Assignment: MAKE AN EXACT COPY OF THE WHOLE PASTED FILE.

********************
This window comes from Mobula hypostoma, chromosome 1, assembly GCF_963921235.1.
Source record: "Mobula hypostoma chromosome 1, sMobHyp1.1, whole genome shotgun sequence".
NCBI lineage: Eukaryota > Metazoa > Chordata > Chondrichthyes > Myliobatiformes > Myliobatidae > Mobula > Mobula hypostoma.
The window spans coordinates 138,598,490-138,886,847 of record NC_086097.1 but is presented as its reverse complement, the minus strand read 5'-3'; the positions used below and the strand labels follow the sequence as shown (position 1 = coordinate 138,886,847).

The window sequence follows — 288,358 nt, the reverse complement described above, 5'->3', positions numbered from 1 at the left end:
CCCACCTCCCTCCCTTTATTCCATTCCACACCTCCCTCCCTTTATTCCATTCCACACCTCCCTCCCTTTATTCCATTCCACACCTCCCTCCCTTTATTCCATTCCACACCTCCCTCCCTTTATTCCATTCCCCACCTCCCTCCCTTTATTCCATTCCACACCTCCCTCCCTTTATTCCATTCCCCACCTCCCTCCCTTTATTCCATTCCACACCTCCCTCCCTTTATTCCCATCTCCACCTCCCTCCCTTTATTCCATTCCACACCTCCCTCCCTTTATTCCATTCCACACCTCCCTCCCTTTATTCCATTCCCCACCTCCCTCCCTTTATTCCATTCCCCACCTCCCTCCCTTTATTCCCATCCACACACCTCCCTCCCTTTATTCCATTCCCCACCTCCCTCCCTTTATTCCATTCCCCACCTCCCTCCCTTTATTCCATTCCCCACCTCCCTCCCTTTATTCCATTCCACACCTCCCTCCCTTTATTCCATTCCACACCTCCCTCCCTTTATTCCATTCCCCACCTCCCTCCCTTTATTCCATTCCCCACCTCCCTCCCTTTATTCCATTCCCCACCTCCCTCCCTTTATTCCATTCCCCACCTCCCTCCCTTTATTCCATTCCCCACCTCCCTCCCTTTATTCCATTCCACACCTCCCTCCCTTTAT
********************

This window comes from Mobula hypostoma, chromosome 1, assembly GCF_963921235.1.
Source record: "Mobula hypostoma chromosome 1, sMobHyp1.1, whole genome shotgun sequence".
NCBI lineage: Eukaryota > Metazoa > Chordata > Chondrichthyes > Myliobatiformes > Myliobatidae > Mobula > Mobula hypostoma.
The window spans coordinates 138,598,490-138,886,847 of record NC_086097.1 but is presented as its reverse complement, the minus strand read 5'-3'; the positions used below and the strand labels follow the sequence as shown (position 1 = coordinate 138,886,847).

The window sequence follows — 288,358 nt, the reverse complement described above, 5'->3', positions numbered from 1 at the left end:
CCCACCTCCCTCCCTTTATTCCATTCCACACCTCCCTCCCTTTATTCCATTCCACACCTCCCTCCCTTTATTCCATTCCACACCTCCCTCCCTTTATTCCATTCCACACCTCCCTCCCTTTATTCCATTCCCCACCTCCCTCCCTTTATTCCATTCCACACCTCCCTCCCTTTATTCCATTCCCCACCTCCCTCCCTTTATTCCATTCCACACCTCCCTCCCTTTATTCCCATCTCCACCTCCCTCCCTTTATTCCATTCCACACCTCCCTCCCTTTATTCCATTCCACACCTCCCTCCCTTTATTCCATTCCCCACCTCCCTCCCTTTATTCCATTCCCCACCTCCCTCCCTTTATTCCCATCCACACACCTCCCTCCCTTTATTCCATTCCCCACCTCCCTCCCTTTATTCCATTCCCCACCTCCCTCCCTTTATTCCATTCCCCACCTCCCTCCCTTTATTCCATTCCACACCTCCCTCCCTTTATTCCATTCCACACCTCCCTCCCTTTATTCCATTCCCCACCTCCCTCCCTTTATTCCATTCCCCACCTCCCTCCCTTTATTCCATTCCCCACCTCCCTCCCTTTATTCCATTCCCCACCTCCCTCCCTTTATTCCATTCCCCACCTCCCTCCCTTTATTCCATTCCACACCTCCCTCCCTTTAT